Design Simulation Systems Ltd
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Who are we - and what about cybersecurity?
Design Simulation Systems Pty Ltd is an Australian company, which was originally born in Singapore, with the aim of developing most of the stuff described in these pages, until it was bought by the National Computer Board. It is now a consultancy, largely devoted to development work centred around Unix based security applications, and custom simulation model creation, in an environment of Sun servers.
Our interest in security has been fostered by the fact that this site has been under attack by parasites trying to implant viruses since 2009, and by a botnet since Christmas Eve 2012.
To counter this nuisance, we searched the market for a suitable defence and, finding none, we designed our own IDS/IPS, which has successfully defeated every single hack attempt and, by reporting the IP addresses to their ISP's, has helped to remove 67346 of these parasites from the internet - and counting...
If you're interested in trying it, to protect your website, drop me a line.
We have also written reams of security software - including the Forticode Enterprise System, and Forticode Authentication Engine - for SteelPlatez Security, Forticom, and Forticode Security. For our own protection, we use the Forticode Enterprise system to authenticate users of our download page. There's a description of it here
More recently, we developed an Encryption Key Management system, which ensures that nobody - not even root or a DBA - can access or compromise the encryption keys used by a system to encrypt sensitive data - without hiding them in a concrete bunker...
The Simulation Stuff
In an era where an electronic circuit is a slab of silicon, designed by writing a language like VeriLog or VHDL, with virtually no need to understand the mathematics of circuit design, or the physics of semiconductor devices, we present a set of tools from a more gracious age. From an age when computers were still drawn by horses, and it took an engineer to design something. Not a software package.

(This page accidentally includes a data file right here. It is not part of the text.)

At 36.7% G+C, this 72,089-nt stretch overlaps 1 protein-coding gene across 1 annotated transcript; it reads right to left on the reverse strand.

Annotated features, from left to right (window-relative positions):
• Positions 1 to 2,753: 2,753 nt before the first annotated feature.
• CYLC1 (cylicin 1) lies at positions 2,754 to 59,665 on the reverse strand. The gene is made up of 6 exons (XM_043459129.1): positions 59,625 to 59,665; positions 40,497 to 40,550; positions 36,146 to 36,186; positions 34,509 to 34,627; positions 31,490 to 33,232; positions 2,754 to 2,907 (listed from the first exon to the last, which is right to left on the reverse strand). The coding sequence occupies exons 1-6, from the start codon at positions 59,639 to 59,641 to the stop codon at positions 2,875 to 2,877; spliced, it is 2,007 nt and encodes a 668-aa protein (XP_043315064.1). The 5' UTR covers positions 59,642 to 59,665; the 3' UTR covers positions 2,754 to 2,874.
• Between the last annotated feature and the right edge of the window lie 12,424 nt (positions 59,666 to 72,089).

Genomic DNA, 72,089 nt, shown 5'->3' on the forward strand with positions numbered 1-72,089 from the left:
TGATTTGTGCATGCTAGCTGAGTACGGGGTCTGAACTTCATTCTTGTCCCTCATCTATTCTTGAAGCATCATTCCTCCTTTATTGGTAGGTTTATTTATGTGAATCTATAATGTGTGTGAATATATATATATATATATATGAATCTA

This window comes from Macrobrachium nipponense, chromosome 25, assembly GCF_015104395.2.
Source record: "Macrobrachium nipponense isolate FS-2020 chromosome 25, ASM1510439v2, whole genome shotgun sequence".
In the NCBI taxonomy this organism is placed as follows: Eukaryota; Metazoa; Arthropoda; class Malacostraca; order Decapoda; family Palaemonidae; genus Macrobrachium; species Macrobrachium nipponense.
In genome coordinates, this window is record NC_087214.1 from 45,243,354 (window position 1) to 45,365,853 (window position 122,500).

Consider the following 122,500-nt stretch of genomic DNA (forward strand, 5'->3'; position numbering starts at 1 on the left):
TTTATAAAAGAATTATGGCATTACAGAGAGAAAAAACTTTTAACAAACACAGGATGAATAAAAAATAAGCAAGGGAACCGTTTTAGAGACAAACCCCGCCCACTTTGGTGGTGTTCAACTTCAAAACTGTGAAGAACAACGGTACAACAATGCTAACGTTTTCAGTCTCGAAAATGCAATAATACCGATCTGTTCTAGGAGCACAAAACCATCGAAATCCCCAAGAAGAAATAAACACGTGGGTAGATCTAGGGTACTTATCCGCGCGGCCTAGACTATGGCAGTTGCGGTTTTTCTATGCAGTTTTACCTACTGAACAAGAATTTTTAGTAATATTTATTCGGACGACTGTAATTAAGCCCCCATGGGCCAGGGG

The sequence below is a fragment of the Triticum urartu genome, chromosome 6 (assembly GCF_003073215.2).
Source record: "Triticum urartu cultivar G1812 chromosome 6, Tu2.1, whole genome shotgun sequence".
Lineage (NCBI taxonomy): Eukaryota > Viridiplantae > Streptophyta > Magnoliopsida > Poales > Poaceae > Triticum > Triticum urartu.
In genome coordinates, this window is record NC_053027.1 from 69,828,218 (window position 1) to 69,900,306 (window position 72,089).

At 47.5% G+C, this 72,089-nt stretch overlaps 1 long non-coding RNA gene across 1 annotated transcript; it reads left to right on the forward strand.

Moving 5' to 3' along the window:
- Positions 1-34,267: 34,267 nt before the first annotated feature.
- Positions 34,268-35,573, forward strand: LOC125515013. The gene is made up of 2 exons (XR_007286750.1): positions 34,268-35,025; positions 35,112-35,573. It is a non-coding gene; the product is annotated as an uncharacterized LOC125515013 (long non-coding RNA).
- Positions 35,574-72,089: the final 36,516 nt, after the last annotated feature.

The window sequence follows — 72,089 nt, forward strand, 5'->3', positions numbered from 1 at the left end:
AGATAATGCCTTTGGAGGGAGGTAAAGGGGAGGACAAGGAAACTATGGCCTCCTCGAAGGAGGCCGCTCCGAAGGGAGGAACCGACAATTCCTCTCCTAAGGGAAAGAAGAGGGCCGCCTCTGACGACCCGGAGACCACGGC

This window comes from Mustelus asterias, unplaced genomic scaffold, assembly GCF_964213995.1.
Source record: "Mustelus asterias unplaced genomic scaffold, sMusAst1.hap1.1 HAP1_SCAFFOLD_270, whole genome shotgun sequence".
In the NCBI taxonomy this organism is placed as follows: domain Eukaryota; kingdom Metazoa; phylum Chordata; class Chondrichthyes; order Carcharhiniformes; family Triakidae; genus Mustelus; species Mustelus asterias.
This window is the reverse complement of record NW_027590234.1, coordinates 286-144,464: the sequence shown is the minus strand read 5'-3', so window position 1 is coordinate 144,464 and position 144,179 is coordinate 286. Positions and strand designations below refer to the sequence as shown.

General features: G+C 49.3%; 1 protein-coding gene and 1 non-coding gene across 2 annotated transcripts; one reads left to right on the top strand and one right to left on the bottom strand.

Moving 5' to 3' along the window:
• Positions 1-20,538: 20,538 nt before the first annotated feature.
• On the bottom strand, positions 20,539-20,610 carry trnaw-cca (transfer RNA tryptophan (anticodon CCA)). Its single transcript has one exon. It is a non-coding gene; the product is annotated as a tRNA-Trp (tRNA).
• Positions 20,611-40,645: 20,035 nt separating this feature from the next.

Not content with offering this anachronism, we compound the injury by also describing a digital circuit simulator, which simulates digital logic at the device level, not the gate level.
I guess this is all precipitated by the fear that, one day, there will be nobody left who actually understands how or why stuff like VHDL works, and colleges will have stopped teaching mathematics, because it's all too hard, and too many people fail the courses - which isn't politically correct, because it damages their delicate egos....
Totally unrelated to analog simulation is a pot-pourri of Unix articles, with a leaning towards database applications. If you're not that good a programmer, they'll either help, or put you off, for good...
So, what are these analog tools? I hear you ask...
GEX - a graphical schematic entry and editing tool
GSP - a high-speed schematic to SPICE netlist compiler
Graphical circuit stimulus editor
Vspice3 - a graphical simulator interface
Vspice3 Mathematical waveform manipulation tools
Vspice3 Digital Signal Processing waveform manipulation software
Laplace transfer function components for high level system simulation
SPICE2 simulation engine
SPICE3 simulation engine
Vmodel - A semiconductor device modelling tool
Vmodel2 - Data sheet to SPICE parameter extraction and curve-fitting tool
Comprehensive set of common semiconductor and mechanical component libraries
Reverse-engineering tool from SPICE netlist to GEX schematic drawing
Full Documentation in PostScript and Unix man page format
These tools are all available for free download, compiled for either Linux or Sun SPARC. No special gizmos, like Motif or Java are needed, and they'll run quite happily on anything with a working X11 library.
Among the downloads is a comprehensive set of component libraries, including a special library of Laplace-transform primitives, for behavioural high-level simulation. Additionally, there's a library of mechanical bits, like motors and gearboxes, for simulating servo systems and the like. Not to mention PCB tracks, op amps, SCR's etc.
Since even the most comprehensive library may miss the very device which you need to use, we also supply a set of component modelling tools
Vmodel will make a computer model from the characteristics supplied on the data sheet, while Vmodel2 accepts X-Y characteristic curve data, and accurately extracts and optimizes the relevant SPICE parameters by curve-fitting techniques
Far more interesting, is the fact that, when the simulation is finished, you can apply a whole heap of mathematical functions, including forward and inverse Fourier transforms, convolution and deconvolution functions and display results in the complex plane.
Nearly forgot: You can also download either the SPICE or Spice3 simulator (or boh), each of which has functionality that the other doesn't have.
Source code is available for an extortionate fee...
Can't make it work on your version of Linux?
Need to model an obscure semiconductor device?
Interested in discussing authentication systems or IDS/IPS?
visitors since January 1st